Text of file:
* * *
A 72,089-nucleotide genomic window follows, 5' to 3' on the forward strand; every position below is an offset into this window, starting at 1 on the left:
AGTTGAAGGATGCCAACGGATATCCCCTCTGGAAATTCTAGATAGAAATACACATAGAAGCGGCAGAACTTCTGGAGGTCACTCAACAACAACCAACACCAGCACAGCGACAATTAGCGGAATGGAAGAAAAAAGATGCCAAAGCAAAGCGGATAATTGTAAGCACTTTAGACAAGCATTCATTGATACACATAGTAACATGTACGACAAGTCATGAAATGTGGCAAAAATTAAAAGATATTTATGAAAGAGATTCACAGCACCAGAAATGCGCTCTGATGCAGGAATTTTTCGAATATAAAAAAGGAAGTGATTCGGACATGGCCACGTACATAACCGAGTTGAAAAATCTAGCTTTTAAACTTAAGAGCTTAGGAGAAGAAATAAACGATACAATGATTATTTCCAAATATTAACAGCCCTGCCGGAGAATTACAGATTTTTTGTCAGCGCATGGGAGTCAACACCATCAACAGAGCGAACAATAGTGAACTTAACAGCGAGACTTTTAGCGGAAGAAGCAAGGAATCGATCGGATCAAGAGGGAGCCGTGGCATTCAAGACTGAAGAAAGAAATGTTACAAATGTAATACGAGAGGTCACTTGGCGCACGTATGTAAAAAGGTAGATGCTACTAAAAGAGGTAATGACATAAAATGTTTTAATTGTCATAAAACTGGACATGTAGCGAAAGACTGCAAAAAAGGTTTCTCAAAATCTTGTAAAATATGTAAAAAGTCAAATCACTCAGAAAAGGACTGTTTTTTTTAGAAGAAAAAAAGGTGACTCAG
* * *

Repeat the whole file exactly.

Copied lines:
A 72,089-nucleotide genomic window follows, 5' to 3' on the forward strand; every position below is an offset into this window, starting at 1 on the left:
AGTTGAAGGATGCCAACGGATATCCCCTCTGGAAATTCTAGATAGAAATACACATAGAAGCGGCAGAACTTCTGGAGGTCACTCAACAACAACCAACACCAGCACAGCGACAATTAGCGGAATGGAAGAAAAAAGATGCCAAAGCAAAGCGGATAATTGTAAGCACTTTAGACAAGCATTCATTGATACACATAGTAACATGTACGACAAGTCATGAAATGTGGCAAAAATTAAAAGATATTTATGAAAGAGATTCACAGCACCAGAAATGCGCTCTGATGCAGGAATTTTTCGAATATAAAAAAGGAAGTGATTCGGACATGGCCACGTACATAACCGAGTTGAAAAATCTAGCTTTTAAACTTAAGAGCTTAGGAGAAGAAATAAACGATACAATGATTATTTCCAAATATTAACAGCCCTGCCGGAGAATTACAGATTTTTTGTCAGCGCATGGGAGTCAACACCATCAACAGAGCGAACAATAGTGAACTTAACAGCGAGACTTTTAGCGGAAGAAGCAAGGAATCGATCGGATCAAGAGGGAGCCGTGGCATTCAAGACTGAAGAAAGAAATGTTACAAATGTAATACGAGAGGTCACTTGGCGCACGTATGTAAAAAGGTAGATGCTACTAAAAGAGGTAATGACATAAAATGTTTTAATTGTCATAAAACTGGACATGTAGCGAAAGACTGCAAAAAAGGTTTCTCAAAATCTTGTAAAATATGTAAAAAGTCAAATCACTCAGAAAAGGACTGTTTTTTTTAGAAGAAAAAAAGGTGACTCAG